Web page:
Christmas Poem, Pima Indian School
The poem and photographic collage is the work of students at the Pima Indian School boarding school near Phoenix, Arizona, and is part of an album probably owned by the school matron. The school was one of some 150 institutions for Indian wards of the U.S. Government. The boys' poem was dedicated to their Matron, a female official who was responsible for supervision and discipline of the students on a day-to-day basis. The school's mission was to "civilize" and assimilate the Indians to American society through a process of education that sought to obliterate their native cultures. The model of organization and discipline was military. Student life was highly regimented, with little free time, uniforms and marching drills. Boys and girls were subject to whipping and jailing. It is notable that the matron herself would not actually carry out the punishments she ordered; older students selected as "officers" often did so. Students at the Pima Indian School performed school maintenance, cleaning, cooking, laundering, and caring for the animals and crops that provided students and teachers with food. Students were also put out to work as domestics and farm laborers, for further acculturation and to provide work experience. School officials did not envision preparing them for higher education.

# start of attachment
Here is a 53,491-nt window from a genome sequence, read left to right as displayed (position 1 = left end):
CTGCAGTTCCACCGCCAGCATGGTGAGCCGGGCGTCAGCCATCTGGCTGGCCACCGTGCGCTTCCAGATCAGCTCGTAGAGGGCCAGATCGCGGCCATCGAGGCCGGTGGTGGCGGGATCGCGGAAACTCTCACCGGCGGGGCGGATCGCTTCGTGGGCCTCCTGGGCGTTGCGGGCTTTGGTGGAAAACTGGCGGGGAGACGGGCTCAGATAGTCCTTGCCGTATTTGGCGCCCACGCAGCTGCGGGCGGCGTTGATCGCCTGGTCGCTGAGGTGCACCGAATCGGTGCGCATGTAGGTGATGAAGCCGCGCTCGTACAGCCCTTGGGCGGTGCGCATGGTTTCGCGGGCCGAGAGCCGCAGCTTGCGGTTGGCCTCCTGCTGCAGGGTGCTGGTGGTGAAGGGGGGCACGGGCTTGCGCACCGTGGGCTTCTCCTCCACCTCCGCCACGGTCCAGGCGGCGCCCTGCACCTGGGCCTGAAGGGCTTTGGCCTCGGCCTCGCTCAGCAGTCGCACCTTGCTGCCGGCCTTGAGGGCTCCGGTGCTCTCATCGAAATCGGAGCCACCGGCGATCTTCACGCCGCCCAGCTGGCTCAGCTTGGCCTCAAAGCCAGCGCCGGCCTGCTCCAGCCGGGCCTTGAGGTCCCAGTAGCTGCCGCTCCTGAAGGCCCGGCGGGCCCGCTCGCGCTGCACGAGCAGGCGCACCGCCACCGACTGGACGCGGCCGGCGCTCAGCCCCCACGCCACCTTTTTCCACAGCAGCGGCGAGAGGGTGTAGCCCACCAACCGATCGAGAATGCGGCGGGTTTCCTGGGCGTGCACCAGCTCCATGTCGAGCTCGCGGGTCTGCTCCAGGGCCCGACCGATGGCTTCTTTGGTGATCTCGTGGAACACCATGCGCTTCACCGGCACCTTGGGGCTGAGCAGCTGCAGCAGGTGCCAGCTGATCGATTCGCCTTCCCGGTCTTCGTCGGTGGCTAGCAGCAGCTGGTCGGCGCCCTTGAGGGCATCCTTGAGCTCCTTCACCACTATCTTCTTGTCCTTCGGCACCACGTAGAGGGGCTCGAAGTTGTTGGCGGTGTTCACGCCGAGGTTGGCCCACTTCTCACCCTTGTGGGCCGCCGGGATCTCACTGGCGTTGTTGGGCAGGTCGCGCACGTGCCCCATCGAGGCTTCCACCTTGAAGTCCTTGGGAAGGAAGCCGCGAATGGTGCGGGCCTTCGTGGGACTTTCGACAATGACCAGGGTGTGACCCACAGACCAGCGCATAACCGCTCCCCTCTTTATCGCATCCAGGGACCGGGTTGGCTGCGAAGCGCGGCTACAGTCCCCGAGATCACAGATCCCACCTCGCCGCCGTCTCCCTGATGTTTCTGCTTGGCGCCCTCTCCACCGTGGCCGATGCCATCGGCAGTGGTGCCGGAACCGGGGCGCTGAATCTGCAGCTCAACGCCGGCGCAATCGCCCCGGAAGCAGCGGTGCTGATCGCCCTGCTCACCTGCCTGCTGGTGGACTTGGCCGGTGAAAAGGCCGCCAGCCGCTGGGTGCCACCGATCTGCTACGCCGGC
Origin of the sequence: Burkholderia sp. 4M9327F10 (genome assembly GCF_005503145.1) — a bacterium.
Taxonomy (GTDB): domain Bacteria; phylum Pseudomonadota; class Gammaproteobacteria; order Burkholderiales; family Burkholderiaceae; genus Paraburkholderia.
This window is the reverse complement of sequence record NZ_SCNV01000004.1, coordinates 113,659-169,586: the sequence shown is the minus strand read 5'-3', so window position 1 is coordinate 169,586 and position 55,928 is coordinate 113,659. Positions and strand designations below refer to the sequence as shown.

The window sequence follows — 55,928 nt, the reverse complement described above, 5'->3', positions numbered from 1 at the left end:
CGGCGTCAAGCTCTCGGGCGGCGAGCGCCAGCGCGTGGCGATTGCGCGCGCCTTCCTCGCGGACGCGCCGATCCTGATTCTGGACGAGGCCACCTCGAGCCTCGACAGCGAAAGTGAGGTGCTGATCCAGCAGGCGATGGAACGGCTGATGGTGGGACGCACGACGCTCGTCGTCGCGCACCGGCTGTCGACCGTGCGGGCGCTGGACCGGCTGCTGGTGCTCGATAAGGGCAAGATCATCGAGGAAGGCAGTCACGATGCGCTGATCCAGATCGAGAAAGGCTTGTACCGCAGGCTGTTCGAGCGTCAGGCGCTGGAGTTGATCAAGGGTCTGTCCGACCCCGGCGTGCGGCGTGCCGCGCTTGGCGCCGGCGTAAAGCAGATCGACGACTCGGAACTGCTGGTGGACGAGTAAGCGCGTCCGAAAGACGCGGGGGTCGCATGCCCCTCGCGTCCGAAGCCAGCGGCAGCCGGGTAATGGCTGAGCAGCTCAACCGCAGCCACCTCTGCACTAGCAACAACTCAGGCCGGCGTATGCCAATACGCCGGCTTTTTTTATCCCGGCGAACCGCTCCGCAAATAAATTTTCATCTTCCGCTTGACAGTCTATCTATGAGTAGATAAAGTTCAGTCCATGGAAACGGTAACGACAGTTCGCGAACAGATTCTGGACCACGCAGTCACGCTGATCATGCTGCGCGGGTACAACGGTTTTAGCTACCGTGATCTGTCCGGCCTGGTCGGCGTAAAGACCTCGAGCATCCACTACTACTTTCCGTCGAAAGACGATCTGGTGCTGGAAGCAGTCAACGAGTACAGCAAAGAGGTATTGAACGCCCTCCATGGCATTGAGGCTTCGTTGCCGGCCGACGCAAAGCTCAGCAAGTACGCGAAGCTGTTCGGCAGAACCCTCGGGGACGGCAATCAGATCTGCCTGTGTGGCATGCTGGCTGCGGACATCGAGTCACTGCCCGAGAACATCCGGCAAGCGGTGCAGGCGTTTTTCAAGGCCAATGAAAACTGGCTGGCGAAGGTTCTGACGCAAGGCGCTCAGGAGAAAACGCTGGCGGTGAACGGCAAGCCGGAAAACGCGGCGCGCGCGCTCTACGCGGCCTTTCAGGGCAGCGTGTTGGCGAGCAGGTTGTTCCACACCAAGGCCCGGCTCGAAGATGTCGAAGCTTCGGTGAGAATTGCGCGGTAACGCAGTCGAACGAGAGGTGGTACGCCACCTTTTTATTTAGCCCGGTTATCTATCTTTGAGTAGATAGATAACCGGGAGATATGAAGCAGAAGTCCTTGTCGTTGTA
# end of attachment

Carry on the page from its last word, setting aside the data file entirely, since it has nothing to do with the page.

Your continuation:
The decorated poem as an object is notable for its penmanship and skill in use of language. The photographs of the boys' heads pasted around the poem indicate that students had access to copies of group photographs, since they are all wearing uniform caps. The poem's tone is both ironic and affectionate toward the matron and the school, incorporating language that indicates exposure to American customs and domestic habits, such as the Christmas holiday, mention of loafing, castor oil and germs. The language is revealing of the tension between the boys' obedience to the matron and assertion of individuality and group solidarity, and their perception of the social context of the school expressed in recognition of the matron's “worry of the whole red race.”
"Who is the lady of Lofty mein
Who walks about with the air of a queen
And movement as steady as a Ford machine
Why sonny that's our matron
Who is busy as a big bumble bee
Getting us up promptly at reveille
And calling us down in a stinging hey
Why laddie that's our matron
Who is high mistress of this whole works
Sees that no loafer his duty shirks
And about the place no deadly germ lurks
You're right lad that's our matron
Who sends us out to do the chores
And makes us stop to close the doors
And downs our necks the castor oil flows
Why sure son that's our matron.
Who carries the worry of the whole red race
written in lines of care on her face
And smooths out troubles in every place
Right my son that's our matron
Merry Christmas 1917, Dedicated to Mrs. G by One of the Boys"
Photograph courtesy of Jeremy Rowe. Cited in Eric Margolis and Jeremy Rowe, "Images of assimilation: photographs of Indian schools in Arizona," History of Education 33, no. 2 (March 2004) 199–230.